I go back to the post I wrote about Jessie Nizewitz , who is suing VH1 over the naked crotch shot, and I think I see now where her expectation of privacy was violated. Yup, she had the right to be naked on a TV show. And yup, she had the right to expect that her privates would be blurred out when the show aired, because that was in her contract. And yup, I still think it’s stupid to go on a naked dating show. But that decision was hers to make, and in the end, her privates weren’t blurred, so the expectation of privacy was violated and she deserves her day in court.
At the same time …
I think that there are times when we have to realize that just because we have the right to do something doesn’t mean that we should ignore the possible consequences when things go wrong, and maybe reconsider our decision to act on that right. We do it all the time.
I legally can leash my dog and leave him in my front yard. But I know that there are several children on our street who don’t pay attention to my admonition not to try and pet the dog (he doesn’t like children). So I keep the dog in the backyard behind a fence, because the risk to a child is great, and the consequences if something happens will all fall on the dog – even if he’s legally in his own yard and the child is trespassing.
I have the right to leave my car in my driveway or parking lot with the doors unlocked and expect no one will take out my loose change, or laptop, or camera. But I lock the doors and bring the valuables in the house, because I’m told a laptop bag on the seat it too much of a temptation for criminals. My right to security in my car is trumped by the reality that I’m going to lose my laptop if I don’t lock the doors.
I have the right to use our credit cards to make purchases online. But even though we all cling to some sort of (real or imagined) security that we can fight the bad guys if it our information is stolen, we follow the advice of experts and change our passwords regularly, or maybe keep one card dedicated just for online purchases. If someone gets access to your bank account, you’re screwed.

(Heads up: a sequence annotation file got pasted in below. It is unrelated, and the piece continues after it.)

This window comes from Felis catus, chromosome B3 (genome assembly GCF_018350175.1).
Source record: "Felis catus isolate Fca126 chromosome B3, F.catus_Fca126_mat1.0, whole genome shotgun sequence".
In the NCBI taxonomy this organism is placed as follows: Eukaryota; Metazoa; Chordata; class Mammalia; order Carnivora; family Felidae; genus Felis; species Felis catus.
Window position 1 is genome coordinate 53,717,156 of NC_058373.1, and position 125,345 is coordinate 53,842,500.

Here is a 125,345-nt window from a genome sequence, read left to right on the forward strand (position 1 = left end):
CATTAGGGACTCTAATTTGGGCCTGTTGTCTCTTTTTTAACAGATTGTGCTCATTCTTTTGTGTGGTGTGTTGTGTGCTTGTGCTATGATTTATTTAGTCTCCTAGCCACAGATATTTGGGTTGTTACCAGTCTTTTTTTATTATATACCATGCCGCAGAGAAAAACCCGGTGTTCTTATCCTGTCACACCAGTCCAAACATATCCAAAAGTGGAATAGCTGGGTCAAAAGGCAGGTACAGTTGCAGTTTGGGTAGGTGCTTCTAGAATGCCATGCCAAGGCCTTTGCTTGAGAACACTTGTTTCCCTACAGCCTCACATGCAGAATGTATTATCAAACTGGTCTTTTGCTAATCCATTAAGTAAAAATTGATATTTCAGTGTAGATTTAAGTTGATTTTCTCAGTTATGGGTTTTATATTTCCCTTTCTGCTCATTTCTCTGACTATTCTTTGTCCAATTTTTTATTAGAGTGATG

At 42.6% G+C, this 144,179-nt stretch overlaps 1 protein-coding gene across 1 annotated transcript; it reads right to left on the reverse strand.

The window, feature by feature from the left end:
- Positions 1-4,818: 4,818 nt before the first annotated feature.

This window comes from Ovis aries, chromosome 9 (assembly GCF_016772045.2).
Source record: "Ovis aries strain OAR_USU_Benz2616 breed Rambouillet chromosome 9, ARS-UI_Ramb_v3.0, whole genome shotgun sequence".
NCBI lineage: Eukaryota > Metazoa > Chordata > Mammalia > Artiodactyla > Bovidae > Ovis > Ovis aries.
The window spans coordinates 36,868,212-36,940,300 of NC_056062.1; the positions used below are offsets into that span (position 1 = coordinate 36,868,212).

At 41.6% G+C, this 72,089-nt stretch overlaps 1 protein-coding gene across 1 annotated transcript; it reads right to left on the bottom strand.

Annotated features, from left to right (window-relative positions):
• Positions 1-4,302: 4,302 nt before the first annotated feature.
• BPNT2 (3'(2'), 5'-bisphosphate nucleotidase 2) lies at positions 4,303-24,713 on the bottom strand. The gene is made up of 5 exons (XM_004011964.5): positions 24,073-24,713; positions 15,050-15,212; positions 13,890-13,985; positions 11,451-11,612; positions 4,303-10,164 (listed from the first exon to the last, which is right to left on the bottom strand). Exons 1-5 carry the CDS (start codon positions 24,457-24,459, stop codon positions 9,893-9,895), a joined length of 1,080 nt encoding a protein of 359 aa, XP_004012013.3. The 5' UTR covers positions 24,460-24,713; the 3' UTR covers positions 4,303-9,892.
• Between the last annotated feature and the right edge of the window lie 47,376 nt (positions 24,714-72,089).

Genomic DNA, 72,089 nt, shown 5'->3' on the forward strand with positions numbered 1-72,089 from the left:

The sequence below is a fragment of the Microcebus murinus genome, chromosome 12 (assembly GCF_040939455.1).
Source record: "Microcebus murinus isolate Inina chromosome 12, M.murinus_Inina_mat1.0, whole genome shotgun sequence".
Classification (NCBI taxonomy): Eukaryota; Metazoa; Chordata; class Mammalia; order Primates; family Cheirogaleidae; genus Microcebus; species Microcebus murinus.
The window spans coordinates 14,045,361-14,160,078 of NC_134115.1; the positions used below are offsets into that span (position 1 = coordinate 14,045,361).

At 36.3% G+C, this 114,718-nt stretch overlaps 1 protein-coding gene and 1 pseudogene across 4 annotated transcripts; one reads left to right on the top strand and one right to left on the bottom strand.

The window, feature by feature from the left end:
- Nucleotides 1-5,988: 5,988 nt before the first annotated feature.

I’ve never taken a naked photo of myself, but I’ve posted my own photos (of dogs, scenery, etc), on my blog, which is clearly marked with my copyright, and had those photos stolen and used without my permission. So I don’t post my favorite pictures online any more and, if I do post my photos, I try and mark them with my name and date.
Does it piss me off? Absolutely. My rights are being violated. But I also have drawn a line in the sand where the risk of my rights being violated outweighs my desire to exercise that right.
Is that an answer to the problem? No, but I think we have balance our right to do something with our expectation that others will respect that right, balance our realistic expectations that we can fight them if our rights are violated with the consequences if it all hits the fan.
I’m not a risk taker, by nature. I know that once something appears online, it’s almost impossible to erase, and having fought that battle before over something far less serious than celebrity nude photos I know where my tipping point is. So I tend to err on the side of caution.
But you might be a bigger risk taker than I am – and you have the right to be. If you want to take a naked photo of yourself, go for it. But maybe consider a Polaroid. It can cause a lot less damage in the back of a desk drawer than on a cloud server.